Opinion & Editorial

Bear Mountain Honey is a local agribusiness success story

Congratulations to the Creswell Chamber of Commerce winners for the year. For all persons and businesses, both those selected and others nominated are considered are worthy of the honors.
I wish to particularly focus on the agribusiness selection: Bear Mountain Honey Ltd. This organization, owned and operated by the Vander Sys family, is truly an example of a small business success.
Wendy and Nick, plus their uncle Kim, have been in business for five years. Actually, uncle Kim has been running the operation for 40 years previously. Presently, they have a large metal building on Bear Mountain Road housing the machinery necessary to extract honey from the hives and to separate the honey and wax.
Naturally, this all starts with the construction of the hives, dividers, screens and supers – all parts that are required for the bees to make their contribution.
Five hundred and seventy hives are presently placed on farms and orchards in California. In a couple of months the hives will be moved to Lane County to do their vital work to pollinate our food crops and make the honey and wax.
I have been told that honey is one food source that can be saved and will never spoil.
In their most productive year, Bear Mountain Honey produced 120 pounds of honey and 3.5 pounds of wax per hive. The honey collection takes place in July and August with the rest of the year spent extracting, rebuilding boxes (hives), separating honey from wax, putting it in containers and shipping to customers.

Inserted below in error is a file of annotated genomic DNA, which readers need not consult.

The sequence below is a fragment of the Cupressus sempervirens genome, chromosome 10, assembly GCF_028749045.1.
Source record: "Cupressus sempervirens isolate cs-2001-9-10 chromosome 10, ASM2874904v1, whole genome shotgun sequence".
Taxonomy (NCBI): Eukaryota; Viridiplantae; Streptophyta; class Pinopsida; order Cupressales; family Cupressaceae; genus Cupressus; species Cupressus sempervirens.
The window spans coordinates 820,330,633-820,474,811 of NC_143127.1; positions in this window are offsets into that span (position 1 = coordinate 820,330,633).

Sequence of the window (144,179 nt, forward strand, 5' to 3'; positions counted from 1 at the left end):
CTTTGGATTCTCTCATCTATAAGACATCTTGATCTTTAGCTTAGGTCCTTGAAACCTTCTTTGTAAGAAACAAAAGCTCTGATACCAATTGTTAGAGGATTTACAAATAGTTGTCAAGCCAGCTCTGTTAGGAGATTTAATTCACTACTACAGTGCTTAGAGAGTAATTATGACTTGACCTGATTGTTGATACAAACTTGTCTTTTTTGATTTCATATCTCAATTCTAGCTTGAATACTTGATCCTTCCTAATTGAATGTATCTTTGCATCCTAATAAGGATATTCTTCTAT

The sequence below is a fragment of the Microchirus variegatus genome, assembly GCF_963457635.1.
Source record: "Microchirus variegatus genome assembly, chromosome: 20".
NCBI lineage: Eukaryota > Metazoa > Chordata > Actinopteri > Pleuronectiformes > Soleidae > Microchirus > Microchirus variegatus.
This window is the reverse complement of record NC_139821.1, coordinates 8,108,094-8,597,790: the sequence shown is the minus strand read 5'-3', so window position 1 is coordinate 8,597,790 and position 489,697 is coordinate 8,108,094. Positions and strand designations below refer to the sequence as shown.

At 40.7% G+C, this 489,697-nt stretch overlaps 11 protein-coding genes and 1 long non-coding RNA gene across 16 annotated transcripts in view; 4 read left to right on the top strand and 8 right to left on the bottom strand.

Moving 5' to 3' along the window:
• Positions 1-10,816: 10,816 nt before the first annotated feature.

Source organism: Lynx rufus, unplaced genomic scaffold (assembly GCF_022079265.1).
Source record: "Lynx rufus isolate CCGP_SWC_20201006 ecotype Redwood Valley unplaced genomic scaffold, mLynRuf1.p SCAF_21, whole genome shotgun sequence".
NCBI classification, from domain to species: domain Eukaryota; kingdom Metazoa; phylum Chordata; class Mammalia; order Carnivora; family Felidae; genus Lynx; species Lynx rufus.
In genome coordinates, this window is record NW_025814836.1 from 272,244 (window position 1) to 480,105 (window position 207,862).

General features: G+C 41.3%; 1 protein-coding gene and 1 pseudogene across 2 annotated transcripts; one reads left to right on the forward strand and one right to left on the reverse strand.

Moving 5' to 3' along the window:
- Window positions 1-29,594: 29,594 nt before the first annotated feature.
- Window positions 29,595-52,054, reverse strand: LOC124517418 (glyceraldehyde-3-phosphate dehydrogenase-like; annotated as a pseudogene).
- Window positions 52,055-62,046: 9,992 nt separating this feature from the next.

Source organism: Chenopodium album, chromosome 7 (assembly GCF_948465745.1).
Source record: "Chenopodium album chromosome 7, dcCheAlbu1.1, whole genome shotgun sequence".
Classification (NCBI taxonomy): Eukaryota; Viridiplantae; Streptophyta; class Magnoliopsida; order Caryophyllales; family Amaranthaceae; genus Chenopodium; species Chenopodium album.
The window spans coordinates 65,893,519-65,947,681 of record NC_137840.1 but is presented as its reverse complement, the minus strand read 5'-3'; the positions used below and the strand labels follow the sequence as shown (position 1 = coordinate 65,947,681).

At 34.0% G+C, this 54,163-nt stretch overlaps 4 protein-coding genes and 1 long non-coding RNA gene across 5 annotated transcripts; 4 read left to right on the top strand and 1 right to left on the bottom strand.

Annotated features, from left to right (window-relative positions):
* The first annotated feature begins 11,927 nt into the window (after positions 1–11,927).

This is a labor-intensive occupation and they desire to hire local youths for part-time work.
Bear Mountain Honey has contracts with several local firms in Creswell and Eugene for their products.
I always thought I would enjoy beekeeping as a hobby; however, moving around the world wasn’t conductive to me getting involved.
Bees do such a wonderful job of pollinating crops that the agriculture business depends on bees and are glad to have the hives on their property.
I’m told that bees normally go no more than 1.5 miles from the hive. The queen bees are mostly purchased commercially, which assists in being certain to have an adequate supply and the right strain to start new hives, or replacement when a hive is failing.
”Busy as a bee” certainly says it all. There is really more to beekeeping than I realized.



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